09-30-2013, 03:52 PM
The numbers a little thin for easy reading. Don't know if that's important to you or if it doesn't matter. But it might be interesting to see what it does to the map if you put the numbers inside the outer ring and spoke handles of ship wheels... like your location icons, but larger and lighter, faded value. Just a thought. You've done a good job with this.

fifty
09-30-2013, 06:31 PM
Hi Chashio,
I sort of wanted the depths to be very much a background thing, I did do a little tester as you suggested but I think I'm happy as they are.

I've positioned them at narrows, channels and anchorage points as they might appear on a real chart, and tried to put more around the busier ports and routes and less further away. But ultimately I don't want them to busy up the chart too much.

Besides my experience with real naval charts (I sail a bit) is that the soundings are always really small and difficult to read! ;D

As always thanks for the C&C though! :)

Ilanthar
09-30-2013, 06:33 PM
I agree with Clashio, that's a good job. And I'm finding those numbers quite intriguing too. Do you intent to use it as travel distance? Or the positioning of the pirate's lootings? :D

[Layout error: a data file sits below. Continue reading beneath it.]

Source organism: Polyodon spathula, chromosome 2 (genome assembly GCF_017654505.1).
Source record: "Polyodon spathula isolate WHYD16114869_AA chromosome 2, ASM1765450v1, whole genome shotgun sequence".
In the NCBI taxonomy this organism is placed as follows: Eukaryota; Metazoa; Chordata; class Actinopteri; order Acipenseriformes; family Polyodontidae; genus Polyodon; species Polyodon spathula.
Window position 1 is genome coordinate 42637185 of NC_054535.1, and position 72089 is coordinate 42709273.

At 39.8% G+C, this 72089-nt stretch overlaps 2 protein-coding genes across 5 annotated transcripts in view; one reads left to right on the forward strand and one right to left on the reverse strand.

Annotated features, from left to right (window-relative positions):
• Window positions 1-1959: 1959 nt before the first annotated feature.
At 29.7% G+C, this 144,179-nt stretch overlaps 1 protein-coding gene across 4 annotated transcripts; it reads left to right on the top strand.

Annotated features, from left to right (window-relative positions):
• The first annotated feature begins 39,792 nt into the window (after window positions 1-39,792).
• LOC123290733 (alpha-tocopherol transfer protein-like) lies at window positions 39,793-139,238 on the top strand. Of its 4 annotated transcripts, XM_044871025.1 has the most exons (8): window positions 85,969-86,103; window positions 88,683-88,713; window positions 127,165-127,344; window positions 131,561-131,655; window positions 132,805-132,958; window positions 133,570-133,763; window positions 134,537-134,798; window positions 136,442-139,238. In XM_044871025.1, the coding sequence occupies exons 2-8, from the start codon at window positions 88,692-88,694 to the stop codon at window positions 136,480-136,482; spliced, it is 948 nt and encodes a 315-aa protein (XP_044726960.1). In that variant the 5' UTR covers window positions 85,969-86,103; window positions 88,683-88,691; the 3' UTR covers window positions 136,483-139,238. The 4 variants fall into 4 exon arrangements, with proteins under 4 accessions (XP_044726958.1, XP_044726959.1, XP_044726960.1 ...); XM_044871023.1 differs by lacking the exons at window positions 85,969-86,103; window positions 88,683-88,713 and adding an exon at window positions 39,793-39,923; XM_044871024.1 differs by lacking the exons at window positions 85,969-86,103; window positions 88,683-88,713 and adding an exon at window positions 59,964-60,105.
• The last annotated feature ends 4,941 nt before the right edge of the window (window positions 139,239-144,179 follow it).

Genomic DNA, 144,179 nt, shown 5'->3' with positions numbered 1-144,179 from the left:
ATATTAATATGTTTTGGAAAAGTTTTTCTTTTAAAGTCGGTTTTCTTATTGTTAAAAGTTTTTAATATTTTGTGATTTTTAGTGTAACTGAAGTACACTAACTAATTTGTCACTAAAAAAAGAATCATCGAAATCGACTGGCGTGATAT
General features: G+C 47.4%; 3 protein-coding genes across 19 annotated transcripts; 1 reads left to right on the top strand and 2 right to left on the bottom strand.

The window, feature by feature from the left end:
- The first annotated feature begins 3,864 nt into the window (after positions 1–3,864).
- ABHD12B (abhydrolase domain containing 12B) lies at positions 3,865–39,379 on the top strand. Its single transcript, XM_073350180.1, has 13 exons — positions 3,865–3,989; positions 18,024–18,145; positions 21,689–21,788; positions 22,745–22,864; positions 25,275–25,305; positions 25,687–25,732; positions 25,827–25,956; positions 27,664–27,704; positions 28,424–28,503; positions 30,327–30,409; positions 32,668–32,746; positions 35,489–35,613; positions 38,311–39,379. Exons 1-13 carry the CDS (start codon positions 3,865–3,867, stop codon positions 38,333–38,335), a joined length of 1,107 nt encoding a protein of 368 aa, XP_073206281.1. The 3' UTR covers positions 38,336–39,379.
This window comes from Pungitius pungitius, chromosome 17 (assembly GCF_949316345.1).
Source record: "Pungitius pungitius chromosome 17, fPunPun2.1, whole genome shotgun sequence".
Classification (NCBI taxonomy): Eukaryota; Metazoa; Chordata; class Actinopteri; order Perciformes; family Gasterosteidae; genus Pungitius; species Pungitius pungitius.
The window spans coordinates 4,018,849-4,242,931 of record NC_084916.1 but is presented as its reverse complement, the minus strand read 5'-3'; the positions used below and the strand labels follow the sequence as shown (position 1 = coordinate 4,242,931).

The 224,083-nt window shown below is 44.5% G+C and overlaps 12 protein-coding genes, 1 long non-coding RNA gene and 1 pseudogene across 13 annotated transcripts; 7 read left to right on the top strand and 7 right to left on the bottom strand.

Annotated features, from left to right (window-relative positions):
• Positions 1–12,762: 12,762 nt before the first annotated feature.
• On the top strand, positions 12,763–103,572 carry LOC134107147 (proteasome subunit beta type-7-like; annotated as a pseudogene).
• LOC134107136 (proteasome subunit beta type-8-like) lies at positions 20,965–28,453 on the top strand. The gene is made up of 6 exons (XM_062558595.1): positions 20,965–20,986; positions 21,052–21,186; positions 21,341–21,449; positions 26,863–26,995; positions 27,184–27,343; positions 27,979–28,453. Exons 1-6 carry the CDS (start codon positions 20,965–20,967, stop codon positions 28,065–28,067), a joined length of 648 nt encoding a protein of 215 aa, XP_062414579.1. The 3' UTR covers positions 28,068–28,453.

fifty
09-30-2013, 06:52 PM
Hi Ilanthar,

Ahh no, they are measurements of the depth of water in at low tide and are used to determine:

1. if you have enough water below you to get a ship with a particular draft (depth under the waterline to the bottom of it's keel) safely across a particular bit of ocean floor without running aground.

2. If you have enough anchor chain to reach the bottom and hold without slipping (I won't bore you with the various different types of anchor for particular sea floor or the calculation for how many multiples of the depth in chain and rope you need to get a safe hold!).

e.g.
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Chashio
09-30-2013, 07:29 PM
Hi Chashio,
I sort of wanted the depths to be very much a background thing, I did do a little tester as you suggested but I think I'm happy as they are.

I've positioned them at narrows, channels and anchorage points as they might appear on a real chart, and tried to put more around the busier ports and routes and less further away. But ultimately I don't want them to busy up the chart too much.

Besides my experience with real naval charts (I sail a bit) is that the soundings are always really small and difficult to read! ;D


Well then it works beautifully :)

;) My experience with real naval charts (I just like to look at them) is that the soundings ARE always really small, difficult to read... and my opinion is that it doesn't always need to be so, does it?